“That’s crazy,” said Frederick, captain of the guard, through his comically bushy mustache. “We’ll burn down the whole city!”
“Of course it’s crazy!” Akta said. “This is all crazy, but any minute now, that monster is going to be at our gate, so we can try something or do nothing. Your choice.”
Frederick thought for a moment. “I will find a light.”
Akta disappeared, and a second later she was inside the castle. Quakes rocked the walls as King Odgeir sat on his throne, nervously stroking his long beard. He looked regal even in darkest moments, and this was surely the darkest his kingdom ever experienced.
“I have a plan, good king,” Akta said.
“I won’t like it, will I?” King Odgeir smiled.
She shook her head. “It will destroy the town, but save its people.”
King Odgeir weighed this. “How certain are you it will work?”
“It’s risky, but I do believe it is our best chance. The knights, including Sir Cleybourne, are dead. The archers have proven ineffective. This is our last effort. If it fails, we will all be doomed.”
King Odgeir looked up at Akta. There was a weariness there she had not noticed before. “Do what must be done to save my people.”
Akta nodded and flitted away, then rematerialized on top of the castle. Dozens of archers lugged kerosene and tar across the rooftop between stations. They doused their arrows in the fuel and lit them with great torches before letting them loose into the air.
“I need to borrow this,” Akta said, disappearing with a clay jar full of kerosene.
Akta reappeared on the battlefield in front of the giant. It had finally pulled the sword out of its eye and now lumbered toward the castle with nothing to stop it. The flaming arrows that fell on its icy skin were little more than a nuisance. Each arrow burned for a moment, and melted a small piece of the giant, but the barrage could never stop it in time.
Only lighting the town on fire could do that.
Akta took a deep breath and floated into the air. She tilted the kerosene jar and drenched the houses with it, creating a circle around the great beast.
She disappeared again and threw the last of the kerosene into the blacksmith’s fire. She lit dozens of rags on fire and flew upwards with them, dropping them on the thatched houses below her.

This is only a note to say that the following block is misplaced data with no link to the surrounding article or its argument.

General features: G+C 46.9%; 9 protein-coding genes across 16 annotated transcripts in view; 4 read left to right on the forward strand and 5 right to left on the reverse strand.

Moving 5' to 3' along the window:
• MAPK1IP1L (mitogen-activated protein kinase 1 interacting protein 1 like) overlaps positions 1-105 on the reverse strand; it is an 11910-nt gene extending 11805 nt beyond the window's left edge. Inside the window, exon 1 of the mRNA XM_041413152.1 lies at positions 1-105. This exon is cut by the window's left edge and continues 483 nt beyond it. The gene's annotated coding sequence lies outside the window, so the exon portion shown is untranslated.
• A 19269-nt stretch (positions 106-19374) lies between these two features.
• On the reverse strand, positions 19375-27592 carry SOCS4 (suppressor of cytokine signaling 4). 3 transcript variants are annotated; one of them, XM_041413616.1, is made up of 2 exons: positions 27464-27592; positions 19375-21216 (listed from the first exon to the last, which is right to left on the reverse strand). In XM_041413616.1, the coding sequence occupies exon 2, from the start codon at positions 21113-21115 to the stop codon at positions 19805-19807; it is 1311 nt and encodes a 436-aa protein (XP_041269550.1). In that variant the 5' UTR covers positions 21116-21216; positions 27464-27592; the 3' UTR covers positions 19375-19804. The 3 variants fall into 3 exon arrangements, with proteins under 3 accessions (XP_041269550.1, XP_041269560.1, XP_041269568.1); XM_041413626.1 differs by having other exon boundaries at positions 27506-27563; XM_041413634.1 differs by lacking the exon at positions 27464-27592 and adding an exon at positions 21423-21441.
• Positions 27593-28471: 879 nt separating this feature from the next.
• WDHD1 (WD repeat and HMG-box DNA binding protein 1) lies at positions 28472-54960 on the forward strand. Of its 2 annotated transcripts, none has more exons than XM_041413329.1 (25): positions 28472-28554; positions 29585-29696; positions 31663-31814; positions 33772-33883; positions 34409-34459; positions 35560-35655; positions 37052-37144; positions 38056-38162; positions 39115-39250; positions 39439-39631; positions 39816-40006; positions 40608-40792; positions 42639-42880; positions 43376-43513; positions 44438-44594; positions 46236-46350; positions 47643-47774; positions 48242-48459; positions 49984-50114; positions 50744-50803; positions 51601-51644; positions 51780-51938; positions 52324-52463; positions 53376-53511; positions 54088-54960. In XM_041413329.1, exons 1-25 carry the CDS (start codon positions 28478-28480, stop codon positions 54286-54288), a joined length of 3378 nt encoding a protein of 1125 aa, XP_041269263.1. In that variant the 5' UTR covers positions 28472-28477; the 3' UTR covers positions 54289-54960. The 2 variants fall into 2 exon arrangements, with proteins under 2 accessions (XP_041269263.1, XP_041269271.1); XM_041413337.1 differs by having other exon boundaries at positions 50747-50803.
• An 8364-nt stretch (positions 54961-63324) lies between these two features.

The houses caught flame almost immediately, and soon the fire raged around the giant, while fire continued to rain down from the archers. The entire town went up in flames, with the giant caught in the middle. Within moments, the ice monster began to melt.
Akta disappeared to the castle and reemerged with more kerosene to keep the fire raging. Everywhere the giant stepped, an immense fire consumed it, until all that remained of the once great giant was a river of water to wash away the fire.
The arrows from the castle stopped, and Akta surveyed her damage. She had destroyed the entire town, and cremated Sir Cleybourne and the rest of the soldiers that died valiantly in battle, but she was alive and so were the townspeople. She had saved the day. She had saved everybody.
Now, she would help them rebuild a better town from the ashes. From that moment on, Akta was a legend. At eighteen years old, she would go on to fight a hundred more battles before her untimely death at twenty-seven, but this is the only that would become song and lore for all eternity.
If you liked this short story, make sure to pick up the Pixie Dust graphic novel.
Russell Nohelty is a USA Today bestselling fantasy author who has written dozens of novels and graphic novels including The Godsverse Chronicles, The Obsidian Spindle Saga, and Ichabod Jones: Monster Hunter. He lives in Los Angeles with his wife and dogs. If you enjoyed this story, then you can read over a dozen of his novels by signing up for a trial membership of his Substack at authorstack.substack.com.